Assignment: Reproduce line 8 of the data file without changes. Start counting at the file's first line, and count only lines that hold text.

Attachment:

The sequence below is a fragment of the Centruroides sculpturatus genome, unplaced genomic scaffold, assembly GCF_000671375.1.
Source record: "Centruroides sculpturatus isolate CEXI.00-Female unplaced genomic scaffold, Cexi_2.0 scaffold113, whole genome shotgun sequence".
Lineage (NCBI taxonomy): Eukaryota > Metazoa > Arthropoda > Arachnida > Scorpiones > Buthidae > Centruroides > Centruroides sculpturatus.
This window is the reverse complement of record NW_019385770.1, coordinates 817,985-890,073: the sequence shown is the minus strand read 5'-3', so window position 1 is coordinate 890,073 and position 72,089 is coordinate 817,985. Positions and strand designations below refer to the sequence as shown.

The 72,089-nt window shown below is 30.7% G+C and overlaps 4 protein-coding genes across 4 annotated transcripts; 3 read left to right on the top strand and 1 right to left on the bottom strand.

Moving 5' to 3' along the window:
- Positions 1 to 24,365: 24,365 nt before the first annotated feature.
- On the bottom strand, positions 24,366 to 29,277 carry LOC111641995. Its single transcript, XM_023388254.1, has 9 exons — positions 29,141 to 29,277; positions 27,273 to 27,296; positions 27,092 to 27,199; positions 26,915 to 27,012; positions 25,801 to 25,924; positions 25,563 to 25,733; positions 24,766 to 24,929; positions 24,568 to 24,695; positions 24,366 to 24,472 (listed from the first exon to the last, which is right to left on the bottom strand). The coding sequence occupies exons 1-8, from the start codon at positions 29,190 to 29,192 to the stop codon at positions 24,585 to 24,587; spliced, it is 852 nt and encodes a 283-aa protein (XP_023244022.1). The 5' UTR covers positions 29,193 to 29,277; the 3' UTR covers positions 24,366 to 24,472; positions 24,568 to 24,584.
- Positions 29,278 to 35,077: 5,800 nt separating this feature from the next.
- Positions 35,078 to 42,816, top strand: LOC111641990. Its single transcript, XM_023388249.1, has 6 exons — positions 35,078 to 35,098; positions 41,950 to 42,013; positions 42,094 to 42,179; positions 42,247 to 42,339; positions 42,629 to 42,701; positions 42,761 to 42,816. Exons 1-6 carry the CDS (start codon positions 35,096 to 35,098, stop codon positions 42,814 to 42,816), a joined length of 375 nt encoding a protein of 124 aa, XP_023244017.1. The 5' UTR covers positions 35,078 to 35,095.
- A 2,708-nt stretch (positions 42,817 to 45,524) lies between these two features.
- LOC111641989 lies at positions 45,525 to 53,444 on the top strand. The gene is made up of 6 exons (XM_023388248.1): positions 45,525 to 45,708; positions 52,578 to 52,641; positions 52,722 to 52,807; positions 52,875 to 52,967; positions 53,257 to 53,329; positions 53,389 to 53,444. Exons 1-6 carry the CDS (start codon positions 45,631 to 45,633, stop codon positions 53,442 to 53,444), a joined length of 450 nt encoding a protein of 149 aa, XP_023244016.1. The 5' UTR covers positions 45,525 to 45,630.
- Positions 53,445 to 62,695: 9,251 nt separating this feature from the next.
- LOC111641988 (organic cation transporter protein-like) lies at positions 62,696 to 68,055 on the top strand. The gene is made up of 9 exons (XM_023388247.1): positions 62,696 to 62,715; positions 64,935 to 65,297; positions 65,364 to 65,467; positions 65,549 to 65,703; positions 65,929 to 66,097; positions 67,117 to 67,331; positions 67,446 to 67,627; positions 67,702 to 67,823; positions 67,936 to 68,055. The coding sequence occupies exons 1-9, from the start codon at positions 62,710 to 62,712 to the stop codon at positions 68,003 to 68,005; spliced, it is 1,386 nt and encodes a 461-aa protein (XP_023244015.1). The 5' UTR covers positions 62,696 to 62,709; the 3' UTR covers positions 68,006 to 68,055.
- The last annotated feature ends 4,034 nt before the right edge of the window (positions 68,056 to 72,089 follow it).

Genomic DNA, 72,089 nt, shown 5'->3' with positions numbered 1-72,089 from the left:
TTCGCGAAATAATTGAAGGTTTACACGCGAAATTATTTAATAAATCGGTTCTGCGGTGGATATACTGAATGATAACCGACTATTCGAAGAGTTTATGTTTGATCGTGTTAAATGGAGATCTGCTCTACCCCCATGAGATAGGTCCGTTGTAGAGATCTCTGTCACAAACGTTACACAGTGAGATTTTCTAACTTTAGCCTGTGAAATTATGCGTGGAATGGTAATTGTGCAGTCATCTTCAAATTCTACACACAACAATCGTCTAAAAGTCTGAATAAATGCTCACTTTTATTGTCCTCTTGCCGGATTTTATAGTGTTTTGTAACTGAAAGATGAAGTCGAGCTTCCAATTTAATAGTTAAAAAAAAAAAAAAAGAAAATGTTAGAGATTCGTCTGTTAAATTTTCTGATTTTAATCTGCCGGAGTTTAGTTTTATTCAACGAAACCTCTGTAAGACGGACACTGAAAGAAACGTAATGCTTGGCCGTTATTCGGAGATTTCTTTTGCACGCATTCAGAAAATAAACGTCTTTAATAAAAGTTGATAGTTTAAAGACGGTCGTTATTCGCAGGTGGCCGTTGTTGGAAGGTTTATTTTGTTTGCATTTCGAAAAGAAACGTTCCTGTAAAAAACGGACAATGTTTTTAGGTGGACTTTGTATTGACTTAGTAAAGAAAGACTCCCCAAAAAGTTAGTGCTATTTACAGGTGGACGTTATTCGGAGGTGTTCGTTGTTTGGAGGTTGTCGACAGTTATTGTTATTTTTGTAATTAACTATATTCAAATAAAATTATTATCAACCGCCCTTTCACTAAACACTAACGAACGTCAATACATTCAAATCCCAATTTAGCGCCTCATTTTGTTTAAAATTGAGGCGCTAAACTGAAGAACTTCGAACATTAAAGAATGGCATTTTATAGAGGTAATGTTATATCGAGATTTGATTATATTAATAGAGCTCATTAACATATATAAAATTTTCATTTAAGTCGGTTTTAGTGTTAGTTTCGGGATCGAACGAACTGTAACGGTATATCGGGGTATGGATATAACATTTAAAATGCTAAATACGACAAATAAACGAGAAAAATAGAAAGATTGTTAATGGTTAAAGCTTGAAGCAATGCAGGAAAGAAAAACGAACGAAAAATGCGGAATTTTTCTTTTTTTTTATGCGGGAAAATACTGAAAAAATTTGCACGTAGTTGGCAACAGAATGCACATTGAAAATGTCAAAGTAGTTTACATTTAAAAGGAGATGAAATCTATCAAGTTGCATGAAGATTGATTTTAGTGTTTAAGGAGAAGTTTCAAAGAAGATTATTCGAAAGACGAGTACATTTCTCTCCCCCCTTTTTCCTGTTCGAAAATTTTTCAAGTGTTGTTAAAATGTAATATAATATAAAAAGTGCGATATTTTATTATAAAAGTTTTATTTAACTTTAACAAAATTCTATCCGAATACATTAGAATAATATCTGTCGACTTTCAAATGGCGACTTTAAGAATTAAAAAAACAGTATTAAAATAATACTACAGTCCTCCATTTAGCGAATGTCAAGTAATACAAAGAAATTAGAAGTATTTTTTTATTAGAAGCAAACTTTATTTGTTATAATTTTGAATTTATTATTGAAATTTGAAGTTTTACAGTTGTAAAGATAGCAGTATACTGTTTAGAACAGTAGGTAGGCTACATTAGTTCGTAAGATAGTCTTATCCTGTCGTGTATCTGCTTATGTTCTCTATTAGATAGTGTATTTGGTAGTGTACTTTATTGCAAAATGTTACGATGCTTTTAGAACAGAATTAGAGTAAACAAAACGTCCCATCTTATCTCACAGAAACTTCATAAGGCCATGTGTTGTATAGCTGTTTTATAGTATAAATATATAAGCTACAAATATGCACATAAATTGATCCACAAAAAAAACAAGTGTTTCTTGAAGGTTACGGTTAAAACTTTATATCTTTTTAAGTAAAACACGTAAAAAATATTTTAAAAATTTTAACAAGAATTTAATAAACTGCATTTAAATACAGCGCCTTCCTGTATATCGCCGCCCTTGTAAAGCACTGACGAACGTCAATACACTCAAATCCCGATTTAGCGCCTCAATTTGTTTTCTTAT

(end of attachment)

- On the bottom strand, positions 24,366 to 29,277 carry LOC111641995. Its single transcript, XM_023388254.1, has 9 exons — positions 29,141 to 29,277; positions 27,273 to 27,296; positions 27,092 to 27,199; positions 26,915 to 27,012; positions 25,801 to 25,924; positions 25,563 to 25,733; positions 24,766 to 24,929; positions 24,568 to 24,695; positions 24,366 to 24,472 (listed from the first exon to the last, which is right to left on the bottom strand). The coding sequence occupies exons 1-8, from the start codon at positions 29,190 to 29,192 to the stop codon at positions 24,585 to 24,587; spliced, it is 852 nt and encodes a 283-aa protein (XP_023244022.1). The 5' UTR covers positions 29,193 to 29,277; the 3' UTR covers positions 24,366 to 24,472; positions 24,568 to 24,584.